This spring, we’re running our first clean power program in the city of brotherly love: Philadelphia. We were drawn to Philadelphia because of the city’s commitment to sustainability and because Philadelphians are already creating new ways of doing business. It's also where we came across our partner, Common Market.
Common Market works to strengthen local farms in the Delaware Valley while making the local bounty accessible to everyone. They aggregate demand across the city and connect organizations like schools, hospitals, grocery stores and workplaces with sustainably produced food from regional farms.
Will Griffin, Common Market driver, unloading flats of New Jersey grown tomatoes.
This model, called Civic Consumption, is a cornerstone of Groundswell’s work as well. Like Common Market, we’re leveraging the purchasing power of like-minded organizations to negotiate lower rates and increase access. But at Groundswell, we’re applying this framework to clean energy. In 2013, we helped 66 organizations save about $160,000 in electricity costs just by aggregating their purchasing power.
Building a partnership was a natural fit, especially as Common Market looks to reduce its environmental impact. "We're a small organization, but our line of work uses a lot of energy," explained Leah Pillsbury, Common Market's Director of Communication.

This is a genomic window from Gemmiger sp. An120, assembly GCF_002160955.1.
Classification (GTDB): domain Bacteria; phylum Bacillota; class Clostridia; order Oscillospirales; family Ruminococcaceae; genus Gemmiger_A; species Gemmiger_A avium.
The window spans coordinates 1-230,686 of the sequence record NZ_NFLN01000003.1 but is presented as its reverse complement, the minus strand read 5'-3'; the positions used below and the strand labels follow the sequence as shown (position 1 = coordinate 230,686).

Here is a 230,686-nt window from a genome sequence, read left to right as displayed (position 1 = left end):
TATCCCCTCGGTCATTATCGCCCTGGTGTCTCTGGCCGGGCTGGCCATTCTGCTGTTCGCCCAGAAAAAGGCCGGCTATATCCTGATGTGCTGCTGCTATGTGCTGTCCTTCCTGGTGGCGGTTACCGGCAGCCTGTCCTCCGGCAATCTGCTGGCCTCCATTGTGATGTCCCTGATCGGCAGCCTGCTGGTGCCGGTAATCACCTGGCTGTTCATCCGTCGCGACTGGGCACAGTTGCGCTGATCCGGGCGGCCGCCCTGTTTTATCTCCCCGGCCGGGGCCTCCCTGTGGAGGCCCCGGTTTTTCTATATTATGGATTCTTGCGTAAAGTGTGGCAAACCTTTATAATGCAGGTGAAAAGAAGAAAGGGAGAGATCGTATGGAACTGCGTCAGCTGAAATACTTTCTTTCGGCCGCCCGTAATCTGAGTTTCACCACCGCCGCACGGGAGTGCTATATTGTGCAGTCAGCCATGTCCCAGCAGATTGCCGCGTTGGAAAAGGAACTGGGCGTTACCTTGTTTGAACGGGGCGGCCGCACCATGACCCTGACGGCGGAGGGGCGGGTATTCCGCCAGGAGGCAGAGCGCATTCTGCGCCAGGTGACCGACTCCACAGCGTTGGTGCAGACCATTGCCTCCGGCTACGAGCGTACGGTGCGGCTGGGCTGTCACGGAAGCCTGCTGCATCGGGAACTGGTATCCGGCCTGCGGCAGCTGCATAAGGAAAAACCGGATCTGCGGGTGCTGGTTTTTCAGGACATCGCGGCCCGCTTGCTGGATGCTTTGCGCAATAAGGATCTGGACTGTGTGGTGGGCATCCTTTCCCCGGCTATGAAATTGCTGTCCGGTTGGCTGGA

Common Market has had a deep impact on regional food distribution. They purchase from over 75 growers and processors, and deliver six days a week to over 200 public and private schools, colleges and universities, hospitals, workplaces, grocery stores, nonprofits and faith institutions throughout the Delaware Valley. In the past five years, Common Market has aggregated $6 million in sales of regionally-sourced food.
Common Market's business model
Last year, to accommodate their growing distribution network, Common Market moved into its own 70,000-square foot warehouse and built a custom 5,500-square foot cooler complex. The cooler maintains four distinct temperature zones year round. When looking to reduce their carbon footprint, they turned to Groundswell.
“Being part of the Groundswell’s group was a natural decision for us. It's about aligning our values as an organization with our energy choices," says Pillsbury.
New Jersey corn and Pennsylvania apples awaiting delivery in Common Market's cooler that will soon switch to clean energy.
Through Civic Consumption, both Groundswell and Common Market are able to extend access to sustainable products that many communities don’t have equal access to. We think it is a match made in sustainable heaven.